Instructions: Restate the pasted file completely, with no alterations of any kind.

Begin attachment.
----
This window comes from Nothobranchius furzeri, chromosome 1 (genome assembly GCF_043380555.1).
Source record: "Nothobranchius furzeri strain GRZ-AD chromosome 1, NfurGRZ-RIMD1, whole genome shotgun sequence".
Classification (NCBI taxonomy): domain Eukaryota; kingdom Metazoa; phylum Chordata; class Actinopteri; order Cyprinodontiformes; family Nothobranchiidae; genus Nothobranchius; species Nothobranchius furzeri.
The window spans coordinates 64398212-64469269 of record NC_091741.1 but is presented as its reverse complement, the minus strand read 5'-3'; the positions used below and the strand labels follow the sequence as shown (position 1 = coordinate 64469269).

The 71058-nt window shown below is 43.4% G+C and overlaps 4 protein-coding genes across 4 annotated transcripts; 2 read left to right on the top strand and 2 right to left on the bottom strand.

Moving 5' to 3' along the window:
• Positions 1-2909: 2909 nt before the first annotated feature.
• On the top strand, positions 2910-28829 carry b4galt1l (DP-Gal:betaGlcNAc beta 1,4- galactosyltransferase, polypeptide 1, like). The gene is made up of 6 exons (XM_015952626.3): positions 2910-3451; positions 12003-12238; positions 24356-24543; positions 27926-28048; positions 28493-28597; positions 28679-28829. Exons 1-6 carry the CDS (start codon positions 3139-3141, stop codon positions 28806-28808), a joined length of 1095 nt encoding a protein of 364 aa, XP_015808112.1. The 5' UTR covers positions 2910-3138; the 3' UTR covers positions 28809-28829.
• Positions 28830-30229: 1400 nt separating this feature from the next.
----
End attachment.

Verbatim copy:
This window comes from Nothobranchius furzeri, chromosome 1 (genome assembly GCF_043380555.1).
Source record: "Nothobranchius furzeri strain GRZ-AD chromosome 1, NfurGRZ-RIMD1, whole genome shotgun sequence".
Classification (NCBI taxonomy): domain Eukaryota; kingdom Metazoa; phylum Chordata; class Actinopteri; order Cyprinodontiformes; family Nothobranchiidae; genus Nothobranchius; species Nothobranchius furzeri.
The window spans coordinates 64398212-64469269 of record NC_091741.1 but is presented as its reverse complement, the minus strand read 5'-3'; the positions used below and the strand labels follow the sequence as shown (position 1 = coordinate 64469269).

The 71058-nt window shown below is 43.4% G+C and overlaps 4 protein-coding genes across 4 annotated transcripts; 2 read left to right on the top strand and 2 right to left on the bottom strand.

Moving 5' to 3' along the window:
• Positions 1-2909: 2909 nt before the first annotated feature.
• On the top strand, positions 2910-28829 carry b4galt1l (DP-Gal:betaGlcNAc beta 1,4- galactosyltransferase, polypeptide 1, like). The gene is made up of 6 exons (XM_015952626.3): positions 2910-3451; positions 12003-12238; positions 24356-24543; positions 27926-28048; positions 28493-28597; positions 28679-28829. Exons 1-6 carry the CDS (start codon positions 3139-3141, stop codon positions 28806-28808), a joined length of 1095 nt encoding a protein of 364 aa, XP_015808112.1. The 5' UTR covers positions 2910-3138; the 3' UTR covers positions 28809-28829.
• Positions 28830-30229: 1400 nt separating this feature from the next.